It’s all cinema, stupid. Film is made by people with specific cultural baggage. It’s produced physically in a place. It may be socially motivated. But in the end, it’s cinema and it’s universal. When I read translated literature I always harbor a fear that I’m missing something. But I when I watch a “foreign” film, I know what I’m seeing. It’s a visual language and my eyeballs work the same way as your average Slovak’s do.

I have no idea how Kurosawa ranks in the hierarchy of Japanese directors, mostly because I’m not so familiar with other Japanese directors. Ozu, Naruse, Suzuki, and Okamoto – to name a few – are all on my must watch list. Someday, someday. Also, I have no idea what (if anything?) his recasting of Japanese cultural touchstones like the samurai meant to Japanese culture at large, especially during Japan’s own post-war cultural flux.

What I do know about Akira Kurosawa is this: He’s a brilliant film director. He is visually and narratively inventive; he is wide ranging; he is fearless in confronting less than pleasant realities. Watching a Kurosawa film is always rewarding. And, all else being equal, Kurosawa managed to take a thing that seemed very Japanese on the face of it and invite everyone inside for a look around. To take the specific and transmogrify it into the universal is the highest of cinematic achievements. The Emperor is dead, long live the Emperor.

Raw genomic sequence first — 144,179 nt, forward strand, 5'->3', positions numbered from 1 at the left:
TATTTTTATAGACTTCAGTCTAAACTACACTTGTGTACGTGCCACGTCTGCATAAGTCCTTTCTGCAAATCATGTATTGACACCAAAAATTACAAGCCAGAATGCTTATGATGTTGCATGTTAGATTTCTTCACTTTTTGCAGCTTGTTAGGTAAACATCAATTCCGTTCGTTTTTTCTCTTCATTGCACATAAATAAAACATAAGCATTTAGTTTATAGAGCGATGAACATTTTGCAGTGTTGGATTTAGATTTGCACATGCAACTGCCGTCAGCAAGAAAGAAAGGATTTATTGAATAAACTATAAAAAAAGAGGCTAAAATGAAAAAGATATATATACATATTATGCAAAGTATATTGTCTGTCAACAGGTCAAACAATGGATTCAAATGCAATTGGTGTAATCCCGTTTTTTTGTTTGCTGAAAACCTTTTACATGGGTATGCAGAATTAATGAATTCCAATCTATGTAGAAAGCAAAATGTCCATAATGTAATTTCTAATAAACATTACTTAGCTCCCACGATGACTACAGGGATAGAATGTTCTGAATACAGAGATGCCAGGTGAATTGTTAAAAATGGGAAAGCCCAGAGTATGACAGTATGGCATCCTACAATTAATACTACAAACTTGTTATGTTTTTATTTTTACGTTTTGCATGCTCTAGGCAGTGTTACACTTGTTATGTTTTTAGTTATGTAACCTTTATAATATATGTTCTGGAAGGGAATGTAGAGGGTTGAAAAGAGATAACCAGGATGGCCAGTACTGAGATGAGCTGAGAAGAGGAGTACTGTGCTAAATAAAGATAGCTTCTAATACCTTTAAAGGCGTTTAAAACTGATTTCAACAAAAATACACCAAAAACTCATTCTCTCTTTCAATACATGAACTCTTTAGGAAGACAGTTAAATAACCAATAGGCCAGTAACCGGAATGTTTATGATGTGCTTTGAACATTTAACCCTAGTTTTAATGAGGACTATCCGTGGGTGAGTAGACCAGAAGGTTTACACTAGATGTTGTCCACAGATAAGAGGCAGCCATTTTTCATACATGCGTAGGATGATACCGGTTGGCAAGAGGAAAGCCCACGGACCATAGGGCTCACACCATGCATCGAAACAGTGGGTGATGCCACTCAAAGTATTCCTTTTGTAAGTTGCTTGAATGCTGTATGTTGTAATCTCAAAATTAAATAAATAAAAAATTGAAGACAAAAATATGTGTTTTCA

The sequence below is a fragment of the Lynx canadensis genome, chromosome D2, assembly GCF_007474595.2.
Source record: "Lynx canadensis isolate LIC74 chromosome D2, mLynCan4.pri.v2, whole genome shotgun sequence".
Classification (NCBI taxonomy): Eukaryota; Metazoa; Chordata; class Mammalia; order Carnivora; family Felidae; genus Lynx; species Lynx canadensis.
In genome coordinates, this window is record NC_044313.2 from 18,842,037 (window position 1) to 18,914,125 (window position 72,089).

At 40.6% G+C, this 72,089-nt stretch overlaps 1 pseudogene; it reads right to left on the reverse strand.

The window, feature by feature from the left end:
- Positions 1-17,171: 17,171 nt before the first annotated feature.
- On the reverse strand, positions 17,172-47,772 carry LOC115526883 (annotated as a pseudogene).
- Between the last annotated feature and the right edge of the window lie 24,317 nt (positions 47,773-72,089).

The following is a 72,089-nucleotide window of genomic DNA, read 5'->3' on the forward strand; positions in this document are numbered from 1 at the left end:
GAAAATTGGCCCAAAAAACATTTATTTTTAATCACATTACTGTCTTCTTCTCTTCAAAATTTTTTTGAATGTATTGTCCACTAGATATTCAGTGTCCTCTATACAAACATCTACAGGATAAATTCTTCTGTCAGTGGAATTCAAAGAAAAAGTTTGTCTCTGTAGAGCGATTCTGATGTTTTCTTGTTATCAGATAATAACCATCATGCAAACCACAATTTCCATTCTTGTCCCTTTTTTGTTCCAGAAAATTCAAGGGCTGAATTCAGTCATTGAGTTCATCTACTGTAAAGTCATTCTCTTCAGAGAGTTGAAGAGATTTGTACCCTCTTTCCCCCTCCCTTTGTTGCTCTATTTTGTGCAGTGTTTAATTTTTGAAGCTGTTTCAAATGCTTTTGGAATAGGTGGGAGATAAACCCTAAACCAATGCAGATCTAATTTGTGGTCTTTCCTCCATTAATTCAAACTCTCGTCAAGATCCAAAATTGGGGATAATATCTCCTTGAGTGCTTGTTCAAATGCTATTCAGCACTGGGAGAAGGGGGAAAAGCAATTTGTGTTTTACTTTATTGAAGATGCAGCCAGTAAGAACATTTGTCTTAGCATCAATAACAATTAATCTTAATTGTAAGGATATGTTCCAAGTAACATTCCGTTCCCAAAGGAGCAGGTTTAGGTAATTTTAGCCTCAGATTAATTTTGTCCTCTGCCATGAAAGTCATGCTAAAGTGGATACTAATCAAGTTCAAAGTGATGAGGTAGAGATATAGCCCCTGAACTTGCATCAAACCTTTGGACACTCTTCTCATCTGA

Brandy Dean is the owner of the digital marketing consultancy Pretty Clever Things and the editor, writer, and janitorial staff for the film blog Pretty Clever Films. She likes dogs, poutine, silent movies, and hockey, not necessarily in that order.